Mark Dery is guest blogger du jour until August 17. He is the author of Culture Jamming, Flame Wars, Escape Velocity, and The Pyrotechnic Insanitarium. He's at work on The Pathological Sublime, a philosophical investigation into the paradox of horrible beauty and the politics of "just looking."
Worshippers of Morbid Anatomy: Just as I'm warming to my task, my time on the Boing Boing marquee is over. I'd hoped to squeeze in posts about the pornographic rapture of Bernini's Ecstasy of Saint Theresa (don't you love the sweetly sadistic smile playing at the corner of the cherub's lips as he hovers, poised to plunge the golden spear of holy desire into Theresa's "very entrails," leaving her "all on fire with a great love of God," moaning with the "surpassing... sweetness of this excessive pain"?) and about the hallucinogenically beautiful sculptures in the Borghese Gallery, carved from seemingly infinite varieties of marble: snow-white Carrara, perfect for modeling the soft swell of a breast, the curve of a flank, a chin-dimple; busts of cardinals made of pink marble mottled with white blobs, giving their heads the appearance of being sculpted out of, er, headcheese; marble the color of blood sausage, marble the color of raw salmon, marble green as mint jelly, purple as eggplant, marble flickering with blue and gray veins, Pentelic marble, Parian marble, and let's not forget Phrygian marble, a psychedelic rock that the Victorian writer Henry Hull described as "one of the most curious, as well as handsome varieties of marble with which I am acquainted," a mineral delirium of "banded layers of silicious limestone of various shades of green, verging on blue or gray, alternating with others of a pure white...contorted, waved, or foliated in a remarkable manner..."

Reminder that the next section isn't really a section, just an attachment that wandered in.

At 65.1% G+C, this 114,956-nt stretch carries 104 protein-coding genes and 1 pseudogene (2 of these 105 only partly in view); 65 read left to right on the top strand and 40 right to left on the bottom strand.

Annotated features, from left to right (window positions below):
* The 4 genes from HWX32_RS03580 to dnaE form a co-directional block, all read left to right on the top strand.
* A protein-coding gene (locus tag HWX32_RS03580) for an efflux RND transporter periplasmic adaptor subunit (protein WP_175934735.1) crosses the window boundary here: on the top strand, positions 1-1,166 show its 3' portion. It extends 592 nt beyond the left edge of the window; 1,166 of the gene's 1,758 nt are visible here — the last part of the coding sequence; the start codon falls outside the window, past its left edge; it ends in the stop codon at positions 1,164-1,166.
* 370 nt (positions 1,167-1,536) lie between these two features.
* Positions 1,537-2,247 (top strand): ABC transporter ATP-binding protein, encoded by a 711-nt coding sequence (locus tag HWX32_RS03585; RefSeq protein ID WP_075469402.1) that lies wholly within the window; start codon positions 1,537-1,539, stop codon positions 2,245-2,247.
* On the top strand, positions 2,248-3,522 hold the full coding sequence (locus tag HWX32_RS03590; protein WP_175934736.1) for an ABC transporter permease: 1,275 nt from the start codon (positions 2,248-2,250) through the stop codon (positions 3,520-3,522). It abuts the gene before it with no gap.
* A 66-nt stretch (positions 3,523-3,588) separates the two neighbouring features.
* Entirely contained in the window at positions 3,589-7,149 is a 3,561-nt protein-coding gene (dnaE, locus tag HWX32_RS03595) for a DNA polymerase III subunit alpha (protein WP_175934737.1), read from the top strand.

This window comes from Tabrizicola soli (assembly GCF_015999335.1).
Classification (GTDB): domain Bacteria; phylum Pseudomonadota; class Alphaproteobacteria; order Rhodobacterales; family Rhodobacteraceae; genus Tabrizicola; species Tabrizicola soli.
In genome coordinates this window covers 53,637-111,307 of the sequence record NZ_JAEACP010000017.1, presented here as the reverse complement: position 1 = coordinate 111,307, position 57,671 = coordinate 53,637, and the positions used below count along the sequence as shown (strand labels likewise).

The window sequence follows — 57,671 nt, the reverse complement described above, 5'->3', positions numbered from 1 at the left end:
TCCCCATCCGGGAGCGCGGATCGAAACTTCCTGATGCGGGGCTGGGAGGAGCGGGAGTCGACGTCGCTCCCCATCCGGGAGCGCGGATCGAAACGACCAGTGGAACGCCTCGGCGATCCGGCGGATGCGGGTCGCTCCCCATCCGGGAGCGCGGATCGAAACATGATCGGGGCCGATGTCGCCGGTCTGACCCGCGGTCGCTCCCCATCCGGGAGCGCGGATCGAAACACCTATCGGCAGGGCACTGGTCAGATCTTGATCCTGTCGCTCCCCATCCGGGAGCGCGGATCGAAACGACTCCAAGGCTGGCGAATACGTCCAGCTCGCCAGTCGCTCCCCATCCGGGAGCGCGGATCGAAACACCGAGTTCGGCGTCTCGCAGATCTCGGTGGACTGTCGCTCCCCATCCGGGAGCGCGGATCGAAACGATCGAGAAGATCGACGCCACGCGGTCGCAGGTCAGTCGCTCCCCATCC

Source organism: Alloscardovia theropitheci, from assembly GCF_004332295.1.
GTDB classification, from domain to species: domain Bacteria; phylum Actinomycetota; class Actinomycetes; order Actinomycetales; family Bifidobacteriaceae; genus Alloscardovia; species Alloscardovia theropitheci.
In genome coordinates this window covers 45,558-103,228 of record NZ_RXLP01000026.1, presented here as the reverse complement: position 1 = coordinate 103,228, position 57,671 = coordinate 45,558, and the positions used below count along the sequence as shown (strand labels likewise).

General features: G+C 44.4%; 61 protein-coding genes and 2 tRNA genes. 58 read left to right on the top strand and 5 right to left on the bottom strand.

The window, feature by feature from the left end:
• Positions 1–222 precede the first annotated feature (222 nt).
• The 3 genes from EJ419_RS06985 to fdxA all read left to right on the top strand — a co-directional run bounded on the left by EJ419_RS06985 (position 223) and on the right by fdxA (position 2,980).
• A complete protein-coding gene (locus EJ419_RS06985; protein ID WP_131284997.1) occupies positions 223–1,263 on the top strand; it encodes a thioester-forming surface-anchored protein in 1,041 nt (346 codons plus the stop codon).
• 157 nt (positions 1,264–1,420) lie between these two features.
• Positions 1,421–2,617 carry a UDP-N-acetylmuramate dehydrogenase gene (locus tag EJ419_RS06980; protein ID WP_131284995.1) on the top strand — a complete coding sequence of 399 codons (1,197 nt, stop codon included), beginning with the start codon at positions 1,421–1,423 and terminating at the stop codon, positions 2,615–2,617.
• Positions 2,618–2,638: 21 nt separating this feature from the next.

If I'd had time, I would have walked you through the Museum of Pathological Anatomy in Florence and the taxidermic Eden of the Museum of Zoology in Bologna, its wall-eyed creatures leaking stuffing, unloved by anyone except the occasional devotee of what the postmodern theorist Steve Baker calls "botched taxidermy." Did I mention the bizarre, Ed Gein-ian anatomical preparations of the 18th century naturalist Girolamo Segato, in the anatomy museum at the Ospedale Carregi in Florence? (A "maker" after Boing Boing's heart, he crafted a handsome table, inset with what looked like polished stones but were, in fact, human organs, preserved, cut into geometric shapes, and fitted into a colorful mosaic. When Segato proudly presented a local noble with the results of his handiwork, the squicked-out noble declined.) And then there's the incomparable museum of teratology and pathology, just a building away in the same hospital, with its mind-altering waxes of skin diseases and its wet specimens of congenital deformities, a Boschian garden of unearthly (yet all too human) things, unforgettable, almost indescribable. And then there's the Museum of Veterinary Pathology and the Ercole Lelli waxes in the Palazzo Poggi, both in Bologna, and...and...
Happily, I'll be blogging about all these things at Shovelware, so if my posts over the past two weeks have whetted your interest in the Pathological Sublime, do drop by. Blogging for Boing Boing has been thrilling, if exhausting. As I said in my opening post, the collective intelligence of Boing Boing's hive mind is among the smartest readerships anywhere. Of course, every wise crowd has at least one troll-tastic Master of His Own Domain, the all-knowing and tirelessly punctilious offspring of George Costanza and Felix Unger. Nonetheless, I'm immensely grateful to those of you who took the time to offer constructive critiques, suggest alternate angles of attack on my subjects, or point me toward stones left unturned in my research. To you I can only say: mille grazie---and then some.
IMAGES (from top to bottom): Sculpture of head with tumors, Museum of Teratological and Pathological Anatomy, Florence; Botched taxidermy, Museum of Zoology, Bologna; Wax model of hydrocephalic child, Museum of Teratological and Pathological Anatomy, Florence; Postcard from Reliquia di San Valentino, Basilica di Santa Maria in Cosmedin, Rome.